Figure 4. Several linear logarithm relationships of reflectance spectra between band i and band j from VNREDSat-1 imagery: (a) band 1 and band 2; (b) band 1 and band 3; (c) band 1 and band 4; (d) band 2 and band 4; band 3 and band 4.
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Figure 5. SAV distribution maps along the Khanh Hoa coast, created using data from three satellites: (a) Landsat-8 (2018), (b) Sentinel-2 (2019), and (c) VNREDSat-1 (2017).
Figure 5. SAV distribution maps along the Khanh Hoa coast, created using data from three satellites: (a) Landsat-8 (2018), (b) Sentinel-2 (2019), and (c) VNREDSat-1 (2017).
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Figure 6. SAV distribution maps for Van Phong Bay, using data from three satellites: (a) Landsat-8 (2018), (b) Sentinel-2 (2019), (c) VNREDSat-1 (2017).
Figure 6. SAV distribution maps for Van Phong Bay, using data from three satellites: (a) Landsat-8 (2018), (b) Sentinel-2 (2019), (c) VNREDSat-1 (2017).
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Figure 7. SAV distribution maps for Nha Phu Lagoon, using data from three satellites: (a) Landsat-8 (2018), (b) Sentinel-2 (2019), (c) VNREDSat-1 (2017).
Figure 7. SAV distribution maps for Nha Phu Lagoon, using data from three satellites: (a) Landsat-8 (2018), (b) Sentinel-2 (2019), (c) VNREDSat-1 (2017).
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Figure 8. SAV distribution maps for Nha Trang Bay, using data from three satellites: (a) Landsat-8 (2018), (b) Sentinel-2 (2019), (c) VNREDSat-1 (2017).
Figure 8. SAV distribution maps for Nha Trang Bay, using data from three satellites: (a) Landsat-8 (2018), (b) Sentinel-2 (2019), (c) VNREDSat-1 (2017).
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Figure 9. SAV distribution maps for Thuy Trieu Lagoon, using data from three satellites: (a) Landsat-8 (2018), (b) Sentinel-2 (2019), (c) VNREDSat-1 (2017).
Figure 9. SAV distribution maps for Thuy Trieu Lagoon, using data from three satellites: (a) Landsat-8 (2018), (b) Sentinel-2 (2019), (c) VNREDSat-1 (2017).
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Figure 10. SAV distribution maps for Cam Ranh Bay, using data from three satellites: (a) Landsat-8 (2018), (b) Sentinel-2 (2019), (c) VNREDSat-1 (2017).
Figure 10. SAV distribution maps for Cam Ranh Bay, using data from three satellites: (a) Landsat-8 (2018), (b) Sentinel-2 (2019), (c) VNREDSat-1 (2017).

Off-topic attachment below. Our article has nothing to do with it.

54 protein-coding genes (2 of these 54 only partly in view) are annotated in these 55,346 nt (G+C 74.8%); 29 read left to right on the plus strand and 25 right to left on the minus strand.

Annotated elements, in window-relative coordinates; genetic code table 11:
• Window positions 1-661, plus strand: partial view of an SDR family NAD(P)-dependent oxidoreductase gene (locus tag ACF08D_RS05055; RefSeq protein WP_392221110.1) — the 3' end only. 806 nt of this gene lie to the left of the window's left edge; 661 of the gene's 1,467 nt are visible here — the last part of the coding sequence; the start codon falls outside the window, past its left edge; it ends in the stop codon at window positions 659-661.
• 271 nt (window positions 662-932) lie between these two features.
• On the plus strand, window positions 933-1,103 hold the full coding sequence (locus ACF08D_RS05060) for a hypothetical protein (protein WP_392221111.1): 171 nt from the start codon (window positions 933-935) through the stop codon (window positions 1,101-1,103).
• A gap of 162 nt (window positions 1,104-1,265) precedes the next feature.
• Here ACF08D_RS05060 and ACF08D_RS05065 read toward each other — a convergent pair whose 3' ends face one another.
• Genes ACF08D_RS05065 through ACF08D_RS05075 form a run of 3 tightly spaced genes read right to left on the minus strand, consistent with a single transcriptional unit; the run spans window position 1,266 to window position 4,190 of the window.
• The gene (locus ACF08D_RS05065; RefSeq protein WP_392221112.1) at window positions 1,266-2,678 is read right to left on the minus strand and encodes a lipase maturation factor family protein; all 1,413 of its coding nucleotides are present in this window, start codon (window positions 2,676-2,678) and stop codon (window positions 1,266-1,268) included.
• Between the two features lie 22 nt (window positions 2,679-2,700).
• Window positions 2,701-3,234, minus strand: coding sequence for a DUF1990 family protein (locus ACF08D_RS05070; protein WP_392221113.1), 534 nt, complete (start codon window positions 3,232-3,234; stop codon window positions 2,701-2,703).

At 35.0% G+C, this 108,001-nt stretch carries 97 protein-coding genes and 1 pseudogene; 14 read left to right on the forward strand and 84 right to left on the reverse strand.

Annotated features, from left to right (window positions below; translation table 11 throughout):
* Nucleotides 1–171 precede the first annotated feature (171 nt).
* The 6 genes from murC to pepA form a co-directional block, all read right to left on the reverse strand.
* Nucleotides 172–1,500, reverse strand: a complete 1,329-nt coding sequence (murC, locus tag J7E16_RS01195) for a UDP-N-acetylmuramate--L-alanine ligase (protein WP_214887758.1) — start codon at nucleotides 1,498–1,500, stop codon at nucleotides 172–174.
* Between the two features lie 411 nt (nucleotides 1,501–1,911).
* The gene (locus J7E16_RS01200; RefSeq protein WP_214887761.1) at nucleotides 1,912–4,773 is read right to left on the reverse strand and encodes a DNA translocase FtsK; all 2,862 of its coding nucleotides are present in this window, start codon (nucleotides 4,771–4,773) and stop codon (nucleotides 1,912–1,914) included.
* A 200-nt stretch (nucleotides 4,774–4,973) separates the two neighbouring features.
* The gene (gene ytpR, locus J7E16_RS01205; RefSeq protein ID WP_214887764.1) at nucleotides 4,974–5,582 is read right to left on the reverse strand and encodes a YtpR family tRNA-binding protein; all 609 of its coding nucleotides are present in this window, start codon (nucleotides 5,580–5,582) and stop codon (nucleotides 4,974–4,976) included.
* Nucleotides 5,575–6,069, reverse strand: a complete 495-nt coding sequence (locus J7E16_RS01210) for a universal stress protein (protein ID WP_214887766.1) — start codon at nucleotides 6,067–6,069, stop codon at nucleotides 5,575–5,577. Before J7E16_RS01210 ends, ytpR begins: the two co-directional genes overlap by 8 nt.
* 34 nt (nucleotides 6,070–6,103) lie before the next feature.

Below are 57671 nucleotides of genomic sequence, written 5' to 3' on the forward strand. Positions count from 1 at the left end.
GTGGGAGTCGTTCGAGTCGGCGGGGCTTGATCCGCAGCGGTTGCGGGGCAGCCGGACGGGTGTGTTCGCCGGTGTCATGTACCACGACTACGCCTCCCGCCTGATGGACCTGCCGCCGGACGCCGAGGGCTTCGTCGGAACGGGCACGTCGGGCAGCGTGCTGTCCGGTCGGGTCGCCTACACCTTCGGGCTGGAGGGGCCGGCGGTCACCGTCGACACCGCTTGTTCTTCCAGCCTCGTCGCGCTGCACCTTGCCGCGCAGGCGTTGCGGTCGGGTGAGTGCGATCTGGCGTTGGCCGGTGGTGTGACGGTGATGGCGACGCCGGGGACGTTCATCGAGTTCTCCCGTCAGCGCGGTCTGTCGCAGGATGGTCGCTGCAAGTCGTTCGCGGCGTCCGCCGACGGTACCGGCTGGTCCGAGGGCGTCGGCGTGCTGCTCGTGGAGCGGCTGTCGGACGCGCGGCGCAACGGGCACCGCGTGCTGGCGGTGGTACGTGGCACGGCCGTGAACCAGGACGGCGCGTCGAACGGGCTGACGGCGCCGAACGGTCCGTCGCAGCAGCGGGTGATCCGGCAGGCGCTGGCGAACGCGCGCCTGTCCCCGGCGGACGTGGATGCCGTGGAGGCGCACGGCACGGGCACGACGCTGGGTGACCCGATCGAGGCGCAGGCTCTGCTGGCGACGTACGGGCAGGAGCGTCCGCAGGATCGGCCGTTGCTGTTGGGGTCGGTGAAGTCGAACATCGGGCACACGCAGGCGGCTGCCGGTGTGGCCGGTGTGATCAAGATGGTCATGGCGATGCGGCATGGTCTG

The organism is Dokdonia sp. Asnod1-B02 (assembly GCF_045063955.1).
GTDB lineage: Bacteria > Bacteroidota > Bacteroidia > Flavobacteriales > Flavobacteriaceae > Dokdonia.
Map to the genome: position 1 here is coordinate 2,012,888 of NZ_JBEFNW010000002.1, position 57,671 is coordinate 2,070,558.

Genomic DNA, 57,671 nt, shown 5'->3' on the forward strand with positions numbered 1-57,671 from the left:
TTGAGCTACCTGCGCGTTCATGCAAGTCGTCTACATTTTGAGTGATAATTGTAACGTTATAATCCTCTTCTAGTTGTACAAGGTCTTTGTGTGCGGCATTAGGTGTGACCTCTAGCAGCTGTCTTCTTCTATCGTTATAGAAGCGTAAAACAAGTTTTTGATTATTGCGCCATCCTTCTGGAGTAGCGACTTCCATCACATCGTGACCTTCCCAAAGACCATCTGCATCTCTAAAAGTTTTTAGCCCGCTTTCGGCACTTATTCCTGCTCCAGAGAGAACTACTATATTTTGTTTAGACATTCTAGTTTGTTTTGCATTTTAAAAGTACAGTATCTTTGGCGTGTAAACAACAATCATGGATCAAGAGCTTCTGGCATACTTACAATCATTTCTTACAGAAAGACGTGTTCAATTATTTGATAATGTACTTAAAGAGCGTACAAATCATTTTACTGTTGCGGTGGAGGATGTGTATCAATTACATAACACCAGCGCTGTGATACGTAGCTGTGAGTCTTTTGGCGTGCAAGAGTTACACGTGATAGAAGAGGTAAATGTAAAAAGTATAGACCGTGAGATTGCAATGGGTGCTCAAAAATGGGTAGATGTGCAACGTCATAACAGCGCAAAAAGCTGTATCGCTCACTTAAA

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Figure 11. SAV change map in the Khanh Hoa coastal area for the period 2008–2018. Estimates were developed using data from Landsat-5 (2008) and Landsat-8 (2018).
Figure 11. SAV change map in the Khanh Hoa coastal area for the period 2008–2018. Estimates were developed using data from Landsat-5 (2008) and Landsat-8 (2018).
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Figure 12. Examples of point and polygon SAV classifications using Landsat 8, Sentinel-2, and VNREDSat-1 imagery from the Khanh Hoa coastal area. The imagery depicts SAV areas in (a) Van Phong Bay, and (b) My Giang, Nha Phu Lagoon.
Figure 12. Examples of point and polygon SAV classifications using Landsat 8, Sentinel-2, and VNREDSat-1 imagery from the Khanh Hoa coastal area. The imagery depicts SAV areas in (a) Van Phong Bay, and (b) My Giang, Nha Phu Lagoon.
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Table 1. Wavelengths and spatial resolution characteristics of Landsat 8, Sentinel-2, and Vietnamese Natural Resources, Environment, and Disaster Monitoring Satellite (VNREDSat-1) sensors.
Table 1. Wavelengths and spatial resolution characteristics of Landsat 8, Sentinel-2, and Vietnamese Natural Resources, Environment, and Disaster Monitoring Satellite (VNREDSat-1) sensors.
SpectrumLandsat 8Sentinel-2AVNREDSat-1
BandCenter Wavelength (µm)Spatial
Resolution (m)
Wavelength (µm)
Resolution (m)
Wavelength (µm)
Resolution (m)
PANB80.64015-- ---
RedB40.660 B40.66510B30.66010
Red edge 1---B50.70520---
Red edge 2---B60.74020---
Red edge 3---B70.78320---
Red edge 4---B8a0.86520---
Water aerosol---B90.94560---
SWIR-3- B122.19020---
Table 2. Satellite image data used for SAV mapping and changes detection.
Table 2. Satellite image data used for SAV mapping and changes detection.
NoImage IDAcquired DateTime
(GMT time)
Spatial Resolution (m)
2008Landsat-51LT05_L1TP_123051_20080717_20161030_01_T117/07/200802:4730 × 30
2LT05_L1TP_123052_20080717_20161030_01_T117/07/200802:4830 × 30
2015 VNREDSat-1 1VNREDSAT_1_2015218_11982_3074_MS.lv0_ V20150806_031919X_1A06/08/201503:1910 × 10
2VNREDSAT_1_2015218_11982_3074_MS.lv0_ V20150814_032202X_1A14/08/201503:2210 × 10
2017VNREDSat-13VNREDSAT_1_2017191_22274_3076_MS.lv0_ V20170710_031455_X1A10/07/201703:1410 × 10
4VNREDSAT_1_2017191_22274_3076_MS.lv0_ V20170710_031457_X1A10/07/201703:1410 × 10
5VNREDSAT_1_2017191_22274_3076_MS.lv0_V20170710_031500_X1A10/07/201703:1510 × 10
6VNREDSAT_1_2017191_22274_3076_MS.lv0_V20170710_031502_X1A10/07/201703:1510 × 10
7VNREDSAT_1_2017191_22274_3076_MS.lv0_V20170710_031505_X1A10/07/201703:1510 × 10
8VNREDSAT_1_2017191_22274_3076_MS.lv0_V20170710_031507_X1A10/07/201703:1510 × 10
9VNREDSAT_1_2017191_22274_3076_MS.lv0_V20170710_031510_X1A10/07/201703:1510 × 10
2018Landsat-81LC08_L1TP_123051_20180510_20180517_01_T110/05/201803:0030 × 30
2LC08_L1TP_123052_20180510_20180517_01_T110/05/201803:0030 × 30